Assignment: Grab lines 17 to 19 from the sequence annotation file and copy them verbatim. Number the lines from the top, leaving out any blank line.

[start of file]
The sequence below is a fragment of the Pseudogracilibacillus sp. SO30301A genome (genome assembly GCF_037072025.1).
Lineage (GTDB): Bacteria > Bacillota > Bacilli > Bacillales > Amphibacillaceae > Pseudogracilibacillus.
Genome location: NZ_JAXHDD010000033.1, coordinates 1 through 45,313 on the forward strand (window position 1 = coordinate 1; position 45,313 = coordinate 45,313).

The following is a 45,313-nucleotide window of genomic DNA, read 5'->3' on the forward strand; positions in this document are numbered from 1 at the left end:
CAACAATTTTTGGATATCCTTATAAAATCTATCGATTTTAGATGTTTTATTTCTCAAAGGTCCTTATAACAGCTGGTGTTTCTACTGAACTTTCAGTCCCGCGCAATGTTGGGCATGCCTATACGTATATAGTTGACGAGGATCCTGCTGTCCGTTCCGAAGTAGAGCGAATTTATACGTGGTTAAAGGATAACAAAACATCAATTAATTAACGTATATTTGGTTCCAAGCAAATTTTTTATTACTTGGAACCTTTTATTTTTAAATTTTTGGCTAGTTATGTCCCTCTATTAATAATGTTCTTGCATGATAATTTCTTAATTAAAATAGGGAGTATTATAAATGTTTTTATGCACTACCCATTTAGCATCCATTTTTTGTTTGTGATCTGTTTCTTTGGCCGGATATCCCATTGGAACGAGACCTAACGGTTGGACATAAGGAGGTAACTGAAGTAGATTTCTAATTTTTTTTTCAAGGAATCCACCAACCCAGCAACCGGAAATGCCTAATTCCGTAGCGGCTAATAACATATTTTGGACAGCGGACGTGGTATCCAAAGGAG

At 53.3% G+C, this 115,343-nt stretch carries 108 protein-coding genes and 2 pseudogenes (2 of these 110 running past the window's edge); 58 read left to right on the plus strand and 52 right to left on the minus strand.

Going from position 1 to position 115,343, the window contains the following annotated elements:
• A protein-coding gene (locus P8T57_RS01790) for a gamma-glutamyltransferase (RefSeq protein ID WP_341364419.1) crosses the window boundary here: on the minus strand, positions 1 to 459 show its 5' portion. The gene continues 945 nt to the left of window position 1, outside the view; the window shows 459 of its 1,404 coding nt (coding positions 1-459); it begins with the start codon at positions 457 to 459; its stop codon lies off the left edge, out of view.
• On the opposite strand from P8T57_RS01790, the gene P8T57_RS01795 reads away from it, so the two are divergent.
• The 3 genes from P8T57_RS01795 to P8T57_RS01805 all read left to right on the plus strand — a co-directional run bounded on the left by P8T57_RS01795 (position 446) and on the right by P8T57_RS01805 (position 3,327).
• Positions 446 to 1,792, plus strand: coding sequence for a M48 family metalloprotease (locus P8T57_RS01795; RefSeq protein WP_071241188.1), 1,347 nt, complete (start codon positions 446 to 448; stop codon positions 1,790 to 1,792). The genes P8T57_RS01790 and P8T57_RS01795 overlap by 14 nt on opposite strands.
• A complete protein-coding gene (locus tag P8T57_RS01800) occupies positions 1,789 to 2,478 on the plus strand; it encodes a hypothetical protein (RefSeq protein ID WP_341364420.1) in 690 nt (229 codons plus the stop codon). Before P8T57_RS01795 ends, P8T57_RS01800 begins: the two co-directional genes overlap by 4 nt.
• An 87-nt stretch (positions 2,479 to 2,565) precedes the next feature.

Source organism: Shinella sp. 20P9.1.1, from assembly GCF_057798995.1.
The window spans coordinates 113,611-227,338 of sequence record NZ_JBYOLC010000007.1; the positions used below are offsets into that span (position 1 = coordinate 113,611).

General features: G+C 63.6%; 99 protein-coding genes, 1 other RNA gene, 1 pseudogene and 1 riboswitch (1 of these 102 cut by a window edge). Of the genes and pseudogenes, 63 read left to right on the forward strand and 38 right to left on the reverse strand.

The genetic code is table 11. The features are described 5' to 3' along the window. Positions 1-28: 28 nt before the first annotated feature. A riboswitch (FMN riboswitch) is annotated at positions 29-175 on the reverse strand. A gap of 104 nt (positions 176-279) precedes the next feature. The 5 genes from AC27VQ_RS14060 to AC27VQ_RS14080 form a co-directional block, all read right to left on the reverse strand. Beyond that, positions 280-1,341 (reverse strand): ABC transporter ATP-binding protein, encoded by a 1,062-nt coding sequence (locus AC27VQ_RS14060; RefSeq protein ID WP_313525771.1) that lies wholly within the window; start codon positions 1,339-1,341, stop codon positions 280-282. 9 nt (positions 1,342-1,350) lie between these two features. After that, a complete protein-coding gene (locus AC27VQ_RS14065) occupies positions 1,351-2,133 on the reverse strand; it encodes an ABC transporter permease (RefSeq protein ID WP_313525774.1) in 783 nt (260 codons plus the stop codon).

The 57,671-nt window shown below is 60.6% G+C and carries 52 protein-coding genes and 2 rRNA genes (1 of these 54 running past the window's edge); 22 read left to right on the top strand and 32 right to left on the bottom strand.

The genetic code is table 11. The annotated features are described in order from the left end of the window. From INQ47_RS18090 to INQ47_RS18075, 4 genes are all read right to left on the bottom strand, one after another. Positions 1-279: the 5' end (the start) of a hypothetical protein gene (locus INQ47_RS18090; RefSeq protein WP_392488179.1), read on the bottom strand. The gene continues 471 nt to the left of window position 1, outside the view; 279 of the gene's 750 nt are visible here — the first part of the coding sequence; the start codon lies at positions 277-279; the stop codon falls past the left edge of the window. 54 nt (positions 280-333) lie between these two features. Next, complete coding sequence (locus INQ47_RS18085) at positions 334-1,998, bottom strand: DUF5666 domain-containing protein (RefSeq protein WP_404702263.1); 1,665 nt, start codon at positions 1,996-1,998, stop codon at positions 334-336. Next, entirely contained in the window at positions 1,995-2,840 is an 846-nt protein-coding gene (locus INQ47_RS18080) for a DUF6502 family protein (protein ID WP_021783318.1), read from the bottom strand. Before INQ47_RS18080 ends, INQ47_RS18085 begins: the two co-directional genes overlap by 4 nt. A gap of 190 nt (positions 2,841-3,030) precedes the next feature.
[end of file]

The genetic code is table 11. The features are described 5' to 3' along the window. Positions 1-28: 28 nt before the first annotated feature. A riboswitch (FMN riboswitch) is annotated at positions 29-175 on the reverse strand. A gap of 104 nt (positions 176-279) precedes the next feature. The 5 genes from AC27VQ_RS14060 to AC27VQ_RS14080 form a co-directional block, all read right to left on the reverse strand. Beyond that, positions 280-1,341 (reverse strand): ABC transporter ATP-binding protein, encoded by a 1,062-nt coding sequence (locus AC27VQ_RS14060; RefSeq protein ID WP_313525771.1) that lies wholly within the window; start codon positions 1,339-1,341, stop codon positions 280-282. 9 nt (positions 1,342-1,350) lie between these two features. After that, a complete protein-coding gene (locus AC27VQ_RS14065) occupies positions 1,351-2,133 on the reverse strand; it encodes an ABC transporter permease (RefSeq protein ID WP_313525774.1) in 783 nt (260 codons plus the stop codon).

The 57,671-nt window shown below is 60.6% G+C and carries 52 protein-coding genes and 2 rRNA genes (1 of these 54 running past the window's edge); 22 read left to right on the top strand and 32 right to left on the bottom strand.

The genetic code is table 11. The annotated features are described in order from the left end of the window. From INQ47_RS18090 to INQ47_RS18075, 4 genes are all read right to left on the bottom strand, one after another. Positions 1-279: the 5' end (the start) of a hypothetical protein gene (locus INQ47_RS18090; RefSeq protein WP_392488179.1), read on the bottom strand. The gene continues 471 nt to the left of window position 1, outside the view; 279 of the gene's 750 nt are visible here — the first part of the coding sequence; the start codon lies at positions 277-279; the stop codon falls past the left edge of the window. 54 nt (positions 280-333) lie between these two features. Next, complete coding sequence (locus INQ47_RS18085) at positions 334-1,998, bottom strand: DUF5666 domain-containing protein (RefSeq protein WP_404702263.1); 1,665 nt, start codon at positions 1,996-1,998, stop codon at positions 334-336. Next, entirely contained in the window at positions 1,995-2,840 is an 846-nt protein-coding gene (locus INQ47_RS18080) for a DUF6502 family protein (protein ID WP_021783318.1), read from the bottom strand. Before INQ47_RS18080 ends, INQ47_RS18085 begins: the two co-directional genes overlap by 4 nt. A gap of 190 nt (positions 2,841-3,030) precedes the next feature.